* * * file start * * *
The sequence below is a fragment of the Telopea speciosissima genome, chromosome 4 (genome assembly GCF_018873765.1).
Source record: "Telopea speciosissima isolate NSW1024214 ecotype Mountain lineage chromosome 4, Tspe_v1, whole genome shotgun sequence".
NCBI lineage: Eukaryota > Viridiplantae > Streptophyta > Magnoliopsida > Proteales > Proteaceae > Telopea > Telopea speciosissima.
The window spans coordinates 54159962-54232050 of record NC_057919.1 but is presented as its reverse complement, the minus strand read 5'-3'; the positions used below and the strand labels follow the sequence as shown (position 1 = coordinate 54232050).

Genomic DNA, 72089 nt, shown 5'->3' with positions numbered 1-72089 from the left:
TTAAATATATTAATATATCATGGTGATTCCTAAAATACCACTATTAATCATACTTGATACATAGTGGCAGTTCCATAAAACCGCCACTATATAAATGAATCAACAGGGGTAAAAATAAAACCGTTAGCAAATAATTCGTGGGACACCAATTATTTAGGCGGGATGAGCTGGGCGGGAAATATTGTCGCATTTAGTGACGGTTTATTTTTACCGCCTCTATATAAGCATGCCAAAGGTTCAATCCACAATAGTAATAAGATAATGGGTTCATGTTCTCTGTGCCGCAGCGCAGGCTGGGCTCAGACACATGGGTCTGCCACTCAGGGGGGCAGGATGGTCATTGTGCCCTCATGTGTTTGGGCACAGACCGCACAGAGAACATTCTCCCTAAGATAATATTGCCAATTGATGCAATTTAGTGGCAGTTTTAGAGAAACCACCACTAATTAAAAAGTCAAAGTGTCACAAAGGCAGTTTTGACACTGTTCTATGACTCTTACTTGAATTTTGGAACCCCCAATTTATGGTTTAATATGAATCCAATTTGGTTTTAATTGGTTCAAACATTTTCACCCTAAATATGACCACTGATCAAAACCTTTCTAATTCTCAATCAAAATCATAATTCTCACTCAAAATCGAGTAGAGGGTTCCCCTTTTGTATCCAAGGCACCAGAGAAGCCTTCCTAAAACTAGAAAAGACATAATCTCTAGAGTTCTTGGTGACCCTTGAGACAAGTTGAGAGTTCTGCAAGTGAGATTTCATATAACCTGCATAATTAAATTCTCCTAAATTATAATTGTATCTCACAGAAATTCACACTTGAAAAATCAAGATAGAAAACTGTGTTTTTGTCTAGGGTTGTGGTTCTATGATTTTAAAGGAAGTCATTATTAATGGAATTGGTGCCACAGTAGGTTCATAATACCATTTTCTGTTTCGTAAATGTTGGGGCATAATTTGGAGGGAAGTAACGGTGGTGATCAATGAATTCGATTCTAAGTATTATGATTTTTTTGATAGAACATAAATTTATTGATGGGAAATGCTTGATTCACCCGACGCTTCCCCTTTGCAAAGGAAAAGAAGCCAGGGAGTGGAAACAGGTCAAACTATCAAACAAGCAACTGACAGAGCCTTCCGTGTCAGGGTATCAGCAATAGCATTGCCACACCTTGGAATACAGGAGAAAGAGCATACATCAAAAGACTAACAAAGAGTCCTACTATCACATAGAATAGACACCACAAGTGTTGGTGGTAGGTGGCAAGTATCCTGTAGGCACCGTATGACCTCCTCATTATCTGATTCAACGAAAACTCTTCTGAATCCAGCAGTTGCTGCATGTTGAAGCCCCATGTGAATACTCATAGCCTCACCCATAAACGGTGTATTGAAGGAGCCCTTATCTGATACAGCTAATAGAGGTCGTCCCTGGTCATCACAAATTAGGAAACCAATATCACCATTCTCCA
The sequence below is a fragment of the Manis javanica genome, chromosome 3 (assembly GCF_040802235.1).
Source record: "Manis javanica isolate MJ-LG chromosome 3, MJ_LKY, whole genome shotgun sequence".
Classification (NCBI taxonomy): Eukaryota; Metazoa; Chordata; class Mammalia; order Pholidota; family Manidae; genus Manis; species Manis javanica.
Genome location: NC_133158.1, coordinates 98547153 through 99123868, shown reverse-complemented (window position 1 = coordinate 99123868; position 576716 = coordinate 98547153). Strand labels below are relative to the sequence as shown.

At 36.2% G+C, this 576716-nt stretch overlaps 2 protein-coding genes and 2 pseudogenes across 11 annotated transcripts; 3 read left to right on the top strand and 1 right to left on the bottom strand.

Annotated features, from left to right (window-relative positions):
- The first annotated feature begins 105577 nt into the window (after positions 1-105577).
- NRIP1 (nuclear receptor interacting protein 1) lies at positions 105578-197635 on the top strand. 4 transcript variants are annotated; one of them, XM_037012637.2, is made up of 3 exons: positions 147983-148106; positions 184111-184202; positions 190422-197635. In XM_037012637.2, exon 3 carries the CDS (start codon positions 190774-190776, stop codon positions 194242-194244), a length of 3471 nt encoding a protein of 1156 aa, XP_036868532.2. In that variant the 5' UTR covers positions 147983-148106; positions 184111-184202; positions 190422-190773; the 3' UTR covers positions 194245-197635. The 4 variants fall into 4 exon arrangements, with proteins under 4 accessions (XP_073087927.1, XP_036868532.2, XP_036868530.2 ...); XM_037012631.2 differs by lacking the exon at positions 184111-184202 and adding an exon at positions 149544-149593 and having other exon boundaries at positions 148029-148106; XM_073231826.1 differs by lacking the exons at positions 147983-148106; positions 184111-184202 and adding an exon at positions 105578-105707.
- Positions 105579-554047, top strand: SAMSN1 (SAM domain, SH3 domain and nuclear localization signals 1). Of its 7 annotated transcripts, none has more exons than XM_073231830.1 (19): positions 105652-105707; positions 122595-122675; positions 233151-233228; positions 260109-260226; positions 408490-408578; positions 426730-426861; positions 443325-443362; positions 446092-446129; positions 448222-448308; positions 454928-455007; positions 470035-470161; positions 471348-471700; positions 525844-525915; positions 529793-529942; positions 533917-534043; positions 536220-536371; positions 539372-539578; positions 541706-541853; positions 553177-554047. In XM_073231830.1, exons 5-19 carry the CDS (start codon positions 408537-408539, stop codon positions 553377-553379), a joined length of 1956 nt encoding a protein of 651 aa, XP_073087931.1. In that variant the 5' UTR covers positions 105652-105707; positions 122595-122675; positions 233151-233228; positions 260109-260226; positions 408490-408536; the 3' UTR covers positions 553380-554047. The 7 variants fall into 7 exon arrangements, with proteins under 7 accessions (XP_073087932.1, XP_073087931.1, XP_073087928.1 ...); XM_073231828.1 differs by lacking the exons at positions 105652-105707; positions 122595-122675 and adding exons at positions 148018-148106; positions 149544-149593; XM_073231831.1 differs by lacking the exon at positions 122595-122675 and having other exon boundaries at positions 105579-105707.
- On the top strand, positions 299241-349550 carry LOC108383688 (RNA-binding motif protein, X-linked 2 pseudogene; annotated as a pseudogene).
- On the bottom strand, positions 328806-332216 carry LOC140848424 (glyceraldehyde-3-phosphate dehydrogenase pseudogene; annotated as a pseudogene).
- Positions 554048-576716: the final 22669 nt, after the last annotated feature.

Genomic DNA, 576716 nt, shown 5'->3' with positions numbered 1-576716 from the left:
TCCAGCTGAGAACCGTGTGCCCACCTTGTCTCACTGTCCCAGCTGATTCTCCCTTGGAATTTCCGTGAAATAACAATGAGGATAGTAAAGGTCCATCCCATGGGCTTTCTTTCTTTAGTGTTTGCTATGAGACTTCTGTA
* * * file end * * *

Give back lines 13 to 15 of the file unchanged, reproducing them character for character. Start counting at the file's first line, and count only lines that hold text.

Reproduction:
- The first annotated feature begins 105577 nt into the window (after positions 1-105577).
- NRIP1 (nuclear receptor interacting protein 1) lies at positions 105578-197635 on the top strand. 4 transcript variants are annotated; one of them, XM_037012637.2, is made up of 3 exons: positions 147983-148106; positions 184111-184202; positions 190422-197635. In XM_037012637.2, exon 3 carries the CDS (start codon positions 190774-190776, stop codon positions 194242-194244), a length of 3471 nt encoding a protein of 1156 aa, XP_036868532.2. In that variant the 5' UTR covers positions 147983-148106; positions 184111-184202; positions 190422-190773; the 3' UTR covers positions 194245-197635. The 4 variants fall into 4 exon arrangements, with proteins under 4 accessions (XP_073087927.1, XP_036868532.2, XP_036868530.2 ...); XM_037012631.2 differs by lacking the exon at positions 184111-184202 and adding an exon at positions 149544-149593 and having other exon boundaries at positions 148029-148106; XM_073231826.1 differs by lacking the exons at positions 147983-148106; positions 184111-184202 and adding an exon at positions 105578-105707.
- Positions 105579-554047, top strand: SAMSN1 (SAM domain, SH3 domain and nuclear localization signals 1). Of its 7 annotated transcripts, none has more exons than XM_073231830.1 (19): positions 105652-105707; positions 122595-122675; positions 233151-233228; positions 260109-260226; positions 408490-408578; positions 426730-426861; positions 443325-443362; positions 446092-446129; positions 448222-448308; positions 454928-455007; positions 470035-470161; positions 471348-471700; positions 525844-525915; positions 529793-529942; positions 533917-534043; positions 536220-536371; positions 539372-539578; positions 541706-541853; positions 553177-554047. In XM_073231830.1, exons 5-19 carry the CDS (start codon positions 408537-408539, stop codon positions 553377-553379), a joined length of 1956 nt encoding a protein of 651 aa, XP_073087931.1. In that variant the 5' UTR covers positions 105652-105707; positions 122595-122675; positions 233151-233228; positions 260109-260226; positions 408490-408536; the 3' UTR covers positions 553380-554047. The 7 variants fall into 7 exon arrangements, with proteins under 7 accessions (XP_073087932.1, XP_073087931.1, XP_073087928.1 ...); XM_073231828.1 differs by lacking the exons at positions 105652-105707; positions 122595-122675 and adding exons at positions 148018-148106; positions 149544-149593; XM_073231831.1 differs by lacking the exon at positions 122595-122675 and having other exon boundaries at positions 105579-105707.